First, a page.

Hood - By Stephen R. Lawhead


The pig was young and wary, a yearling boar timidly testing the wind for strange scents as it ventured out into the honey-coloured light of a fast-fading day. Bran ap Brychan, Prince of Elfael, had spent the entire day stalking the greenwood for a suitable prize, and he meant to have this one.

Eight years old and the king’s sole heir, he knew well enough that he would never be allowed to go out into the forest alone. So rather than seek permission, he had simply taken his bow and four arrows early that morning and stolen from the caer unnoticed. This hunt, like the young boar, was dedicated to his mother, the queen.

She loved the hunt and gloried in the wild beauty and visceral excitement of the chase. Even when she did not ride herself, she would ready a welcome for the hunters with a saddle cup and music, leading the women in song. “Don’t be afraid,” she told Bran when, as a toddling boy, he had been dazzled and a little frightened by the noise and revelry. “We belong to the land. Look, Bran!” She lifted a slender hand toward the hills and the forest rising like a living rampart beyond. “All that you see is the work of our Lord’s hand.We rejoice in his provision.”

Stricken with a wasting fever, Queen Rhian had been sick most of the summer, and in his childish imaginings, Bran had determined that if he could present her with a stag or a boar that he had brought down all by himself, she would laugh and sing as she always did, and she would feel better. She would be well again.

All it would take was a little more patience and . . .

Still as stone, he waited in the deepening shadow. The young boar stepped nearer, its small pointed ears erect and proud. It took another step and stopped to sample the tender shoots of a mallow plant. Bran, an arrow already nocked to the string, pressed the bow forward, feeling the tension in his shoulder and back just the way Iwan said he should. “Do not aim the arrow,” the older youth had instructed him. “Just think it to the mark. Send it on your thought, and if your thought is true, so, too, will fly the arrow.”

Pressing the bow to the limit of his strength, he took a steadying breath and released the string, feeling the sharp tingle on his fingertips. The arrow blazed across the distance, striking the young pig low in the chest behind the front legs. Startled, it flicked its tail rigid, and turned to bolt into the wood . . . but two steps later its legs tangled; it stumbled and went down. The stricken creature squealed once and tried to rise, then subsided, dead where it fell.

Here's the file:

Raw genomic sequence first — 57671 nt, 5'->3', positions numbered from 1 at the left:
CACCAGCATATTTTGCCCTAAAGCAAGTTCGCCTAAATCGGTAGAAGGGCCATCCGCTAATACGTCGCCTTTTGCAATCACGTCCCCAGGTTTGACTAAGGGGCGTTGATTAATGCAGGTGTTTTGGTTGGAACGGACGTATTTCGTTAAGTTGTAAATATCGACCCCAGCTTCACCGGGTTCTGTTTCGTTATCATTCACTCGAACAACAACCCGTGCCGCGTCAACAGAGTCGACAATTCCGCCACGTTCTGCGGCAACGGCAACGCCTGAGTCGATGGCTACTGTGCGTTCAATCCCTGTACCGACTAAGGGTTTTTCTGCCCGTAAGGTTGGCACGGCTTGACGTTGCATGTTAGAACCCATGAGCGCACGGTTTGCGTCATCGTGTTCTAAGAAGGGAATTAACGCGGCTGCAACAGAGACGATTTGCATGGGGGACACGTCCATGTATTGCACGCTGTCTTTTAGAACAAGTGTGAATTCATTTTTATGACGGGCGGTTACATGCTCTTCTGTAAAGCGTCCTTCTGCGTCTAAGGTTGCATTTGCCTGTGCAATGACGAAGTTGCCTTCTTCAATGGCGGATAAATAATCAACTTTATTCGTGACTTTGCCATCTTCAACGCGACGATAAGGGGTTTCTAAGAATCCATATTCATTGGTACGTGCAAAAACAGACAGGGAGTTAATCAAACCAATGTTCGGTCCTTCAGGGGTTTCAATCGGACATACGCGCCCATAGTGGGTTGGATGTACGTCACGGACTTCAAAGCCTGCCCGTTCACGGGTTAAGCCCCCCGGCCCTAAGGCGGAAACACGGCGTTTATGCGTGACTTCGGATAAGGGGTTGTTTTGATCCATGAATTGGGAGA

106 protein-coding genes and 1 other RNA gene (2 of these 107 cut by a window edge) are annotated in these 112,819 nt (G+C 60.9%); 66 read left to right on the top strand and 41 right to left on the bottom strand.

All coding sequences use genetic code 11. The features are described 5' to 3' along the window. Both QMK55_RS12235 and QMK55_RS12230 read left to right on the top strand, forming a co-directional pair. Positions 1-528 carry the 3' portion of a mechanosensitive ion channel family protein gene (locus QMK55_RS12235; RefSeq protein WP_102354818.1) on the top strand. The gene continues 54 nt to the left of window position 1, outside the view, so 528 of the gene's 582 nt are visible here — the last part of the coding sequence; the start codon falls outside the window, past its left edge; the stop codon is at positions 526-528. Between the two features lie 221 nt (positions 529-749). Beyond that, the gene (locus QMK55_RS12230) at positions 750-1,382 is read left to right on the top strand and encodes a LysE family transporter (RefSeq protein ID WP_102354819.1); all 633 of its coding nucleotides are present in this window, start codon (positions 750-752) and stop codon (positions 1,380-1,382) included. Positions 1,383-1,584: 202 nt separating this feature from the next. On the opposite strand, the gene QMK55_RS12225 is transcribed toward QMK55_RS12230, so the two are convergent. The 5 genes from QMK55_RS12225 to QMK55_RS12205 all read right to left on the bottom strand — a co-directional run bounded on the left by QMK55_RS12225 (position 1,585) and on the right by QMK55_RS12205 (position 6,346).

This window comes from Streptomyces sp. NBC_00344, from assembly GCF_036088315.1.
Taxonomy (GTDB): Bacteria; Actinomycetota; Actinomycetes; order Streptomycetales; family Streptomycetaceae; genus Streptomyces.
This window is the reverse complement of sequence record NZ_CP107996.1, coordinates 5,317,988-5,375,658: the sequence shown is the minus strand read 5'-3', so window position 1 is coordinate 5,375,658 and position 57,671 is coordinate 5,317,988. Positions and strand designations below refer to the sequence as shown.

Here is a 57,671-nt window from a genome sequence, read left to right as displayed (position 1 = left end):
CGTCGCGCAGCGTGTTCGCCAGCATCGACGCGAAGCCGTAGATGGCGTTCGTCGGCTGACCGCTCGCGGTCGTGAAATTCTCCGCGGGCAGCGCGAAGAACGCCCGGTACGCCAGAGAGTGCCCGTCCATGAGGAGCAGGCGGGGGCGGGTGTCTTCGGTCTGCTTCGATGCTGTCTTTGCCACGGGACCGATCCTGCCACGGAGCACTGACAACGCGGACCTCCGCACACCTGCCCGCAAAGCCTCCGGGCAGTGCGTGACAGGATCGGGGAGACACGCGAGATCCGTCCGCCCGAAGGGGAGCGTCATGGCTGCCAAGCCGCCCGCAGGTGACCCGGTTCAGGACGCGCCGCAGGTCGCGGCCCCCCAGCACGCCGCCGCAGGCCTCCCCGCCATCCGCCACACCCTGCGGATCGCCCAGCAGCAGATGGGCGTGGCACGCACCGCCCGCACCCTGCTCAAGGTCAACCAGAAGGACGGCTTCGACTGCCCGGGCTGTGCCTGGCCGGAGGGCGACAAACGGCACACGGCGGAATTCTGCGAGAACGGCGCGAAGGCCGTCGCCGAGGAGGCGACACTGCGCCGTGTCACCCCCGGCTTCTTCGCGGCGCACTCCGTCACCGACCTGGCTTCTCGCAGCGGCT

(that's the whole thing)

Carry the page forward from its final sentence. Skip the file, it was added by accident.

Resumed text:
Bran loosed a wild whoop of triumph. The prize was his!

He ran to the pig and put his hand on the animal’s sleek, slightly speckled haunch, feeling the warmth there. “I am sorry, my friend, and I thank you,” he murmured as Iwan had taught him. “I need your life to live.”

It was only when he tried to shoulder his kill that Bran realised his great mistake. The dead weight of the animal was more than he could lift by himself. With a sinking heart, he stood gazing at his glorious prize as tears came to his eyes. It was all for nothing if he could not carry the trophy home in triumph.

Sinking down on the ground beside the warm carcass, Bran put his head in his hands. He could not carry it, and he would not leave it. What was he going to do?

As he sat contemplating his predicament, the sounds of the forest grew loud in his ears: the chatter of a squirrel in a treetop, the busy click and hum of insects, the rustle of leaves, the hushed flutter of wings above him, and then . . .


Bran started at the voice. He glanced around hopefully.

“Here!” he called. “Here! I need help!”

“Go back!” The voice seemed to come from above. He raised his eyes to see a huge black bird watching him from a branch directly over his head.

It was only an old raven. “Shoo!”

“Go back!” said the bird. “Go back!”

“I won’t,” shouted Bran. He reached for a stick on the path, picked it up, drew back, and threw it at the bothersome bird. “Shut up!”

The stick struck the raven’s perch, and the bird flew off with a cry

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